In consequence, EDF requested the Conseil d'État to annul these decrees, which set the maximum volume of electricity sold under the ARENH at 120 TWh, arguing that the EU Commission should firstly approve this increase, accordingly to State aid rules of art.107 and 108 TFEU.
The Conseil d'État argued that the contested acts do not establish a separate scheme from the ARENH regime, but merely increase the maximum overall volume of electricity that may be sold by EDF for the year 2022:
- The Conseil d'État emphasized that the Commission's decision already recognised that the ARENH scheme contributes to the development of the French and European electricity market.
- ARENH must be regarded as "a mechanism for rebalancing charges between operators on the French electricity market in order to promote competition and cannot therefore constitute aid within the meaning of Article 107 TFEU".
- The contested measure does not establish a mechanism distinct from the ARENH regime and the transitional provisions and it certainly lays down a necessary measure in an exceptional energy crisis context without disproportionately infringing EDF's freedom to carry on business.
- Consequently, the additional delivery of 20 TWh decided for the year 2022 should not be considered as an illegal ad hoc state aid for not being notified.
The two decisions are complementary and clarify the point of view of the French Council of State when a change in a State aid measure would or would not require a new notification.
In the first decision, the Conseil d'État bases the illegality of the decree questioned on the lack of notification of the initial decrees that were never notified to the European Commission, thus creating a new aid measure.
At the same time, in the second decision analysed above, the Conseil d'État did not declare the illegality of the decree modifying the volume transferred by EDF within the framework of ARENH, due to the already-existing notification and approval by the EU Commission of this regime. The fact that the allocated volume of 100 TWh increased by 20 TWh did not trigger for the French Conseil d'État the requirement of a new notification, although it significantly impacts the stakeholders concerned.
It is worth noting that one of the characteristics of this ARENH approved mechanism, as defined in the EU Commission's decision, is the ceiling on the volume of regulated historical nuclear electricity set at 100 TWh. Its increase envisaged by the government, beyond the volume mentioned in the 2012 decision, is not foreseen in this decision. The French competition authority, in an opinion of 25 February 2022, considered that this 20TWh raise came from a compromise and was justified by the fact that the 100TWh ceiling was initially adopted at a time when competitive penetration was still low, whereas the market share of alternative suppliers is now more developed.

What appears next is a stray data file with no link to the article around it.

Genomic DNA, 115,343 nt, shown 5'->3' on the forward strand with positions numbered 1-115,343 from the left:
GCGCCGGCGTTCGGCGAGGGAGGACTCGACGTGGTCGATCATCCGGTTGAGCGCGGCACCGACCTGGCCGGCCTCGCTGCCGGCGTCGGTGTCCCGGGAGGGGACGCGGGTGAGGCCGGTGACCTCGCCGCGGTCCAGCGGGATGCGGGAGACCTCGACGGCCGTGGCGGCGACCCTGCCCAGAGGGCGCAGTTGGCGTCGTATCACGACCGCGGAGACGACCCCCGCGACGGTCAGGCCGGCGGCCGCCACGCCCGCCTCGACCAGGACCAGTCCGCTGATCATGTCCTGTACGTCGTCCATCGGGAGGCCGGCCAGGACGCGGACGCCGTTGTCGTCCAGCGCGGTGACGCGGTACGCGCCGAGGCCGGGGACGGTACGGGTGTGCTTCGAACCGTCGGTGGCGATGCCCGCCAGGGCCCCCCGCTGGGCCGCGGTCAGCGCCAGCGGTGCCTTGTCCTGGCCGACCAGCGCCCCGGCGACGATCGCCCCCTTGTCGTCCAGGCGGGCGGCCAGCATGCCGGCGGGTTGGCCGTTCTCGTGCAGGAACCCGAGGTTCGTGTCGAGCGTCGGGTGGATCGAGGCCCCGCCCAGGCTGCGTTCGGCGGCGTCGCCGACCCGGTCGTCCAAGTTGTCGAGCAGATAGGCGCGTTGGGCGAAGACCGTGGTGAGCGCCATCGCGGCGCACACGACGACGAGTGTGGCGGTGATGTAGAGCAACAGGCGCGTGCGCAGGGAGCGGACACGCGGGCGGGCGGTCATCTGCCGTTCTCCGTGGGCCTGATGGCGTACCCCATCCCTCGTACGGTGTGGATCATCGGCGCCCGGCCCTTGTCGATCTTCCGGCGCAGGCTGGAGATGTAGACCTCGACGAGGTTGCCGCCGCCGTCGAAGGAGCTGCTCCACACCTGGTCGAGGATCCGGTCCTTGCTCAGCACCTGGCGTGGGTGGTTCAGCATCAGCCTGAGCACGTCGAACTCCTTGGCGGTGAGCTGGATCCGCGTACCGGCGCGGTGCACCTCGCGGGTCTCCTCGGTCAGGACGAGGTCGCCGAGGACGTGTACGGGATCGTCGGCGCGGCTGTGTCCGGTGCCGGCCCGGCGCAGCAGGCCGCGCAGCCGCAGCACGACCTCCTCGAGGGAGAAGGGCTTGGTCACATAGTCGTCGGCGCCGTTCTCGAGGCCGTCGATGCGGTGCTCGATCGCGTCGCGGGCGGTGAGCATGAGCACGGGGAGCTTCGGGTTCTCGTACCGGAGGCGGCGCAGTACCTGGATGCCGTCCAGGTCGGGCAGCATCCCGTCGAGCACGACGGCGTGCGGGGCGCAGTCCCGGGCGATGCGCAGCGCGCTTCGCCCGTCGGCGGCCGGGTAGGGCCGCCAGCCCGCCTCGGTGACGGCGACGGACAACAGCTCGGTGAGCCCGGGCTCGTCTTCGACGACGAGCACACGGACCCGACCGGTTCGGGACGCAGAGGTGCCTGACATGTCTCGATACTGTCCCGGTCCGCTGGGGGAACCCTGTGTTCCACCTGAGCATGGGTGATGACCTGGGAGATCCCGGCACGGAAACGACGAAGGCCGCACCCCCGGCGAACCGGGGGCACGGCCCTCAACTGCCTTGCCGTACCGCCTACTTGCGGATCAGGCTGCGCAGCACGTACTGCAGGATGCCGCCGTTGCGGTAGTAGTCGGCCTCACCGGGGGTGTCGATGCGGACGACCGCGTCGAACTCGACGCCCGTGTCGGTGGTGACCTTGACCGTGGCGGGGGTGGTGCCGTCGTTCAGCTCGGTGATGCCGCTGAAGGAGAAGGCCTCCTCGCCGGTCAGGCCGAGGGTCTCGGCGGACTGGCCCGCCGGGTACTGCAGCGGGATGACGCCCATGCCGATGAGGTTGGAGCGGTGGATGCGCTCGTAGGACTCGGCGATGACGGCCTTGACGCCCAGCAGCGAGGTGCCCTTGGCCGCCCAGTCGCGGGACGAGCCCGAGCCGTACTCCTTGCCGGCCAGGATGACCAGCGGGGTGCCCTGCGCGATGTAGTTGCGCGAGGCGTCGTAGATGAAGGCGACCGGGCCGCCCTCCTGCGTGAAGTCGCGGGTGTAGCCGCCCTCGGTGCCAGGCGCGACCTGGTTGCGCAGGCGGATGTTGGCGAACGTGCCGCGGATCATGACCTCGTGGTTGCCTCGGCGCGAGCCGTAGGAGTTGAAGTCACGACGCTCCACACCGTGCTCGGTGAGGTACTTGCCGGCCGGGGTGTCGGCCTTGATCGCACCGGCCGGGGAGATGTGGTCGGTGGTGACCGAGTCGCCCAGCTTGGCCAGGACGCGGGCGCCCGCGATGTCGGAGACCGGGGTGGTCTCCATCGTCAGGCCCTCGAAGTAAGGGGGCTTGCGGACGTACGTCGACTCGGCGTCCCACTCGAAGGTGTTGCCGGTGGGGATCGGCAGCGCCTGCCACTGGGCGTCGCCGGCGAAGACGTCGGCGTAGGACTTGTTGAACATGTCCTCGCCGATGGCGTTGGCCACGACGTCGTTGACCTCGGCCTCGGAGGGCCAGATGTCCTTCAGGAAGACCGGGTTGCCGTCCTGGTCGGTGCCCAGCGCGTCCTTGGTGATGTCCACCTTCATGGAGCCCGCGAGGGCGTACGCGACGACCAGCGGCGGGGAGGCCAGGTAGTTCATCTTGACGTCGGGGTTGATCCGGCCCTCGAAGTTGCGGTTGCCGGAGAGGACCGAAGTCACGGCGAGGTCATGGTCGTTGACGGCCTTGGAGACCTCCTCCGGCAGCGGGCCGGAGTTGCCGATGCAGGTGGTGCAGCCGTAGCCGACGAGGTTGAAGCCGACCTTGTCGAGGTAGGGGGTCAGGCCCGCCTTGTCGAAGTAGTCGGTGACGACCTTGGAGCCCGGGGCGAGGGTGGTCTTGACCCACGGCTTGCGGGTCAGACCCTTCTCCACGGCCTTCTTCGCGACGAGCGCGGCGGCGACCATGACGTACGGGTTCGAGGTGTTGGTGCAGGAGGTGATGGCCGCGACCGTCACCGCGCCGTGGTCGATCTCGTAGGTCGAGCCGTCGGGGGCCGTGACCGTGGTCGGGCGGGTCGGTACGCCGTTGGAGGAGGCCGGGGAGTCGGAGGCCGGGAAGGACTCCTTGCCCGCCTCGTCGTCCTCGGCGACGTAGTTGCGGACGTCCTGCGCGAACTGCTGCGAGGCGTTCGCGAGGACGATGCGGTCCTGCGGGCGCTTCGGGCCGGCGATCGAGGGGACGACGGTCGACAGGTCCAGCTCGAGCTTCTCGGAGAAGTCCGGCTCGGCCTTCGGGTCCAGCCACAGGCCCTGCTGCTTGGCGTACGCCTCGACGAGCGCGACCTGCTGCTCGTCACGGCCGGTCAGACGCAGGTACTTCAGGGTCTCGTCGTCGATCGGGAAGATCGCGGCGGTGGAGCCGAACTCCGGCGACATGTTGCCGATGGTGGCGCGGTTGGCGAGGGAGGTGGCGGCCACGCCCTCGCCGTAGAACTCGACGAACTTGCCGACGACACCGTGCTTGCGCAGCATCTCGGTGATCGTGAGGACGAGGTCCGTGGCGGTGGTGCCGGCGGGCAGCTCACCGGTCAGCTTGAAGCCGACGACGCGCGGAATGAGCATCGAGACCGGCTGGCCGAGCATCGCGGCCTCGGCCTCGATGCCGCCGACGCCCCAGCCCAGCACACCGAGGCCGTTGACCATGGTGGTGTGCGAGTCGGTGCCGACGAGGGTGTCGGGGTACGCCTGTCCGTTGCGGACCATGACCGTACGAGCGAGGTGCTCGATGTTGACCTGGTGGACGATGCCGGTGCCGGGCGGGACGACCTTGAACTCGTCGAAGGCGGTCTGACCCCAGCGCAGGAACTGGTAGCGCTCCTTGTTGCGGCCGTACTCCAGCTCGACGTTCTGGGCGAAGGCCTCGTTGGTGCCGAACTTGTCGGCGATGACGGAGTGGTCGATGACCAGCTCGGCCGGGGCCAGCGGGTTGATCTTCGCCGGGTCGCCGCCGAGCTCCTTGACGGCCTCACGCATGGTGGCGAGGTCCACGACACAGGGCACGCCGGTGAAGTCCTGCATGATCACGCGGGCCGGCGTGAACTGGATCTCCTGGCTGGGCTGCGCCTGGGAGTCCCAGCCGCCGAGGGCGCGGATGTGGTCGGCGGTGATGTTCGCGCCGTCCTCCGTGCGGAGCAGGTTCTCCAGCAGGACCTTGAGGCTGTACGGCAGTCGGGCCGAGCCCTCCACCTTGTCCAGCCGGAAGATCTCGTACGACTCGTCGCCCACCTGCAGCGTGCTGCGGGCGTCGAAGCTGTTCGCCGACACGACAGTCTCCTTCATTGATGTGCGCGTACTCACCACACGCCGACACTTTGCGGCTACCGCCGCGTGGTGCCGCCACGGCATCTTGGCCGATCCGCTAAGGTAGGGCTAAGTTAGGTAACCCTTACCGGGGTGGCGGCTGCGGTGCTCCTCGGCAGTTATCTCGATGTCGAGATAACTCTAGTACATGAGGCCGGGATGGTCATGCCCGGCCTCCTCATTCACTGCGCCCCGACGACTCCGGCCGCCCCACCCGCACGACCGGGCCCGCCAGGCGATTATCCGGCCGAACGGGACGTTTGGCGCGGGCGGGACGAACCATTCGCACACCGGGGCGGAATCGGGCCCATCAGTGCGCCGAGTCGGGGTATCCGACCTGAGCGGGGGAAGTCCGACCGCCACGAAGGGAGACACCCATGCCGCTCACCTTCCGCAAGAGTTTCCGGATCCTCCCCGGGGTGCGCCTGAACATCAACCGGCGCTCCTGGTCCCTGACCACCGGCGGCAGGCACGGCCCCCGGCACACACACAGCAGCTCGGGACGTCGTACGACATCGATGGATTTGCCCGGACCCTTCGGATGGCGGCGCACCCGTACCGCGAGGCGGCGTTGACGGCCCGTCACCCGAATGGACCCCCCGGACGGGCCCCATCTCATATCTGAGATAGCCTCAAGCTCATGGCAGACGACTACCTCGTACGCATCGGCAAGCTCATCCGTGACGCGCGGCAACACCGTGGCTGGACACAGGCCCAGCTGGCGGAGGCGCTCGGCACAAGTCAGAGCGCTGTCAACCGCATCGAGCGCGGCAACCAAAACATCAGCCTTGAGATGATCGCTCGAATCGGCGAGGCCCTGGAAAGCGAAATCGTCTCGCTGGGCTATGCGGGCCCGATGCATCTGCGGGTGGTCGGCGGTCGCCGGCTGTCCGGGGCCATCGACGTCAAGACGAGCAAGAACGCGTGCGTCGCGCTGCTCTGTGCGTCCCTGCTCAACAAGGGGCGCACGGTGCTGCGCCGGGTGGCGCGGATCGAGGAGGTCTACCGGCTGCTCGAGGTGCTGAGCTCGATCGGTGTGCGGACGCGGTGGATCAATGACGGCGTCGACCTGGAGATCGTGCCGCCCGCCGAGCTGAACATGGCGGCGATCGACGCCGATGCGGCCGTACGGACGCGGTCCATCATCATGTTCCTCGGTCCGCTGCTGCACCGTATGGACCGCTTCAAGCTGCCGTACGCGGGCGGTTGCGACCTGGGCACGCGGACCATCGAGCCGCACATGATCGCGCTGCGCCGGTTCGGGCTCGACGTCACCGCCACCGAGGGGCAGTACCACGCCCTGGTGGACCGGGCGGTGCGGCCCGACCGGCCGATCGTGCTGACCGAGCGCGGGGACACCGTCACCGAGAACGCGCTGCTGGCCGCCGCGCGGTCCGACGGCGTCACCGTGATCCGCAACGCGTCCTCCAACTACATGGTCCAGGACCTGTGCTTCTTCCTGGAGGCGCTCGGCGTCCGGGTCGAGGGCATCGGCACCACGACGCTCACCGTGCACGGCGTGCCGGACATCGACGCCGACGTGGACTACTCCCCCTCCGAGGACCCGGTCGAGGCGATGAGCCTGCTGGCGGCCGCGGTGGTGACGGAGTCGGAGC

Last but not least, and specifically on the ARENH mechanism, the French Conseil d'État approach towards notification of State aids in the electricity market sector attracts interest both for its European competition and energy mix implications. Indeed, France is highly characterized by its nuclear fleet, influencing deeply the establishment of mechanisms purposing at diversifying its electricity production and enhancing the development of fair competition on the energy market.
In this sense, it should be emphasised that the French Conseil d'État already in 2015 considered that the French capacity mechanism did not involve any State resources and therefore would not require any notification to the EU Commission. The European Commission replied the other way around, stating that this mechanism created an allocation of capacity certificates to capacity operators and thus defined public resources. Moreover, it highlighted both the selective nature of this advantage and its impact on distorting competition and affecting trade between Member States. It started for these reasons a formal investigation procedure against France.
While France decided to amend the capacity mechanism in order to obtain a compatibility decision from the Commission in 2016, the above discussed 2015 and 2023 judgments reflect a certain reluctance by the French Conseil d'État to notify this type of measures.
Considering the controversy generated by the ARENH and more generally the nuclear question among Member States and in Brussels, it will be far-reaching interesting to follow up on the European Commission's position on this matter: will it agree with the French Council of State or see it differently, as has been the case in 2015? To be followed up.
Sign up to our email digest
Click to subscribe or manage your email preferences.